That's the initial takeaway from the company's much-anticipated tablet device, the PlayBook, which drew far more jeers than cheers in its debut yesterday. Analysts said RIM, whose shares dropped more than 3 percent after the poor reviews, will have to quickly up its game if it hopes to compete in the hot tablet market dominated by Apple's iPad.
"No one is going to confuse this [PlayBook] with the iPad," said Daniel Ernst, a tech analyst at Hudson Square Research.
According to reviewers, one of the most glaring shortcomings is the PlayBook doesn't have an independent function for email, calendars, or address books. Instead, users are forced to connect, or "tether," their existing BlackBerrys to the device for access to email and the Internet.
Reviewers also panned the PlayBook's dearth of apps -- about 3,000 compared to more than 300,000 for its competitors.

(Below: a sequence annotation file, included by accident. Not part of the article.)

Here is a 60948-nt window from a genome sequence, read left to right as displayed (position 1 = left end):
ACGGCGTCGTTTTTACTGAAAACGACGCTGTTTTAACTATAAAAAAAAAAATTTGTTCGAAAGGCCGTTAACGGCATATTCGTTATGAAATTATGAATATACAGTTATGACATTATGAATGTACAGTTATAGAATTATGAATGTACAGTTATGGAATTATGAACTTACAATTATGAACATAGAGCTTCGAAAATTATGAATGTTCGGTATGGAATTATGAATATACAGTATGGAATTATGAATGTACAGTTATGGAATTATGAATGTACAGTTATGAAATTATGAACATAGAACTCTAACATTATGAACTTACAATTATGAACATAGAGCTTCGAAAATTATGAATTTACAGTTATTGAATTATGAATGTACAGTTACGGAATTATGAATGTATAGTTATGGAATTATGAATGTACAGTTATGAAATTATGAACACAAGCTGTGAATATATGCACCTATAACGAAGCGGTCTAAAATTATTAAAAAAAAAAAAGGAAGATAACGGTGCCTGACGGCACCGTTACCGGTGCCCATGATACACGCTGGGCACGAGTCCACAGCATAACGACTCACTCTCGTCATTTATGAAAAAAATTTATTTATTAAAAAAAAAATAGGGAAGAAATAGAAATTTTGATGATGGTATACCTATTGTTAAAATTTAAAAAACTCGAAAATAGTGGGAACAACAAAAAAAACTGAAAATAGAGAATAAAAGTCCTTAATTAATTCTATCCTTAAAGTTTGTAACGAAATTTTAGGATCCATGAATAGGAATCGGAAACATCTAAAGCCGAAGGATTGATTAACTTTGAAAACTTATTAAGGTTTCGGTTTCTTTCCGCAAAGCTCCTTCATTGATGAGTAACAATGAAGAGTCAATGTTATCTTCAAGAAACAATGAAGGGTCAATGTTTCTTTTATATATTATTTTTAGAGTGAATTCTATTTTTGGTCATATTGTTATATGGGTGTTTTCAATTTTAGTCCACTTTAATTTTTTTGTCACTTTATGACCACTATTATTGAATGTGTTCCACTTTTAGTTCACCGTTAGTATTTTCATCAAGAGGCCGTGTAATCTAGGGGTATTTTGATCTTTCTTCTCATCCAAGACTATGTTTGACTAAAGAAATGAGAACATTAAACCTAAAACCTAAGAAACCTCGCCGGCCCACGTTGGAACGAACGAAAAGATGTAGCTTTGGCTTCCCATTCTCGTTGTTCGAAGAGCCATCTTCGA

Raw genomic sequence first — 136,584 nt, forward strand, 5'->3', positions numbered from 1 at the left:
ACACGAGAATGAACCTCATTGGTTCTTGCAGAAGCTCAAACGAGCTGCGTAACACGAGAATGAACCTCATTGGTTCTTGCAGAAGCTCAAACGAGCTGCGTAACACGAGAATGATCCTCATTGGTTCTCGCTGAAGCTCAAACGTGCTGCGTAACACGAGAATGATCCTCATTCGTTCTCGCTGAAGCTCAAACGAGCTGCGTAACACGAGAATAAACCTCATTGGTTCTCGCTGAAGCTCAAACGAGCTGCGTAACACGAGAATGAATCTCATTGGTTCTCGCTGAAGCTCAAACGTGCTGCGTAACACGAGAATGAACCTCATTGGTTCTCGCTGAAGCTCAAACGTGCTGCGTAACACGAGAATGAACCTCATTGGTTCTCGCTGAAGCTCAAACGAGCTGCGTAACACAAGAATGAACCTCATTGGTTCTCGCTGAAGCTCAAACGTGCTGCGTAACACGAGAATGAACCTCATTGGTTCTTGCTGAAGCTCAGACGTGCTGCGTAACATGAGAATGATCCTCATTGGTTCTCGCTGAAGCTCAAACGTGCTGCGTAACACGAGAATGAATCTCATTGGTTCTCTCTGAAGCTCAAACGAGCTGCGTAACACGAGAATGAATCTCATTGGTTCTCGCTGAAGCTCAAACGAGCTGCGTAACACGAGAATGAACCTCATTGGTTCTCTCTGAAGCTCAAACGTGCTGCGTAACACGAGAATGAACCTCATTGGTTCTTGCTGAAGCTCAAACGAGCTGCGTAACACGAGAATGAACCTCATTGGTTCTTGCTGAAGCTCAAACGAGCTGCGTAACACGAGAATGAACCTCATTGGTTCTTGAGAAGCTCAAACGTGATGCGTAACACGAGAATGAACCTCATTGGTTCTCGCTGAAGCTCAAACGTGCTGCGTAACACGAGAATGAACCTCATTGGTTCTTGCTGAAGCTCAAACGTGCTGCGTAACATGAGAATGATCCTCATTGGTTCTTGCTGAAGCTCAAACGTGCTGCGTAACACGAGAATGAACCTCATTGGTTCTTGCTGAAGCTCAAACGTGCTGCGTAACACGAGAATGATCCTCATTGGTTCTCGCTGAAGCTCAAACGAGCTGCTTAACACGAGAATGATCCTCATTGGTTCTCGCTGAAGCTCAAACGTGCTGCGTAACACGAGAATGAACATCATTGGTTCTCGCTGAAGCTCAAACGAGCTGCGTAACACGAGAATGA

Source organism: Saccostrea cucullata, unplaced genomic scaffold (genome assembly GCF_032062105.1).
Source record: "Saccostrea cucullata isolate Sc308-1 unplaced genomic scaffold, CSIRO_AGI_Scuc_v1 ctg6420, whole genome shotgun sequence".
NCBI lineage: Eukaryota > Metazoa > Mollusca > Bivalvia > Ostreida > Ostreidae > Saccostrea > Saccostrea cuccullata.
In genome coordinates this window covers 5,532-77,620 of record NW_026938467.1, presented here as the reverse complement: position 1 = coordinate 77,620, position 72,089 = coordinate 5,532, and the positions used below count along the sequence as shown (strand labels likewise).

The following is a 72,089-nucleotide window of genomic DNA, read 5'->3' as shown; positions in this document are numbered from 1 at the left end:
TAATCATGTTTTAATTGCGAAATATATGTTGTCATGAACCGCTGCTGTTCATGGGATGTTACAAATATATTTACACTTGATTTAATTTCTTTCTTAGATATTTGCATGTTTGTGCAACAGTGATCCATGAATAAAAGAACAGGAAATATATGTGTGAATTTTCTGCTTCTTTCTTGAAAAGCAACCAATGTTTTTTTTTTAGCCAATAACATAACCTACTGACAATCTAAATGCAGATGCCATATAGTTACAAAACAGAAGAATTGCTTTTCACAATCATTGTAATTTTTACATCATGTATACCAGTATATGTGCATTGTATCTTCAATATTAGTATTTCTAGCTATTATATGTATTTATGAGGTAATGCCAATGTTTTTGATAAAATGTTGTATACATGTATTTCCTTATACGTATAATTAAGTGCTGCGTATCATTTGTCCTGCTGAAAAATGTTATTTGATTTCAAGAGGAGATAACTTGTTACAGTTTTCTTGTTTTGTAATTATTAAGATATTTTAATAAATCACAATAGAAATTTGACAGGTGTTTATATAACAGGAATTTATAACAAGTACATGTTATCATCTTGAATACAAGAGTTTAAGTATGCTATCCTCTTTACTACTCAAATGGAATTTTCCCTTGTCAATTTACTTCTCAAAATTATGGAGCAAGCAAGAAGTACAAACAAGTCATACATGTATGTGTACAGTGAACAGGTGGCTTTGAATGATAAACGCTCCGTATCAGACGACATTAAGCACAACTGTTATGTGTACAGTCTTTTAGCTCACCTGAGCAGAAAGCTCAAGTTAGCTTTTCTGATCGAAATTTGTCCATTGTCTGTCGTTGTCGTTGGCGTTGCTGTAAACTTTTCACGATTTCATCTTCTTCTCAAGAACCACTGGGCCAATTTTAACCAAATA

The Waterloo, Ontario-based company said it plans on making software upgrades to the tablet by the summer.
"The reality is it needs more work. The question is, do they have time to do this?" said Richard Tse, analyst at Cormark Securities.
RIM is hoping to sell as many as 9 million or 10 million PlayBook units over the next 10 months, according to sources, while consensus estimates for sales of the device are in the 3 million ballpark.
But some analysts said that reviewers are missing the point. The PlayBook was designed first and foremost to first target existing BlackBerry users. The tablet is also a platform for RIM's new QNX operating system, which is slated to be transitioned into all RIM devices.
"This is not a perfect product, but it's a good start," said Avian Securities analyst Matthew Thornton.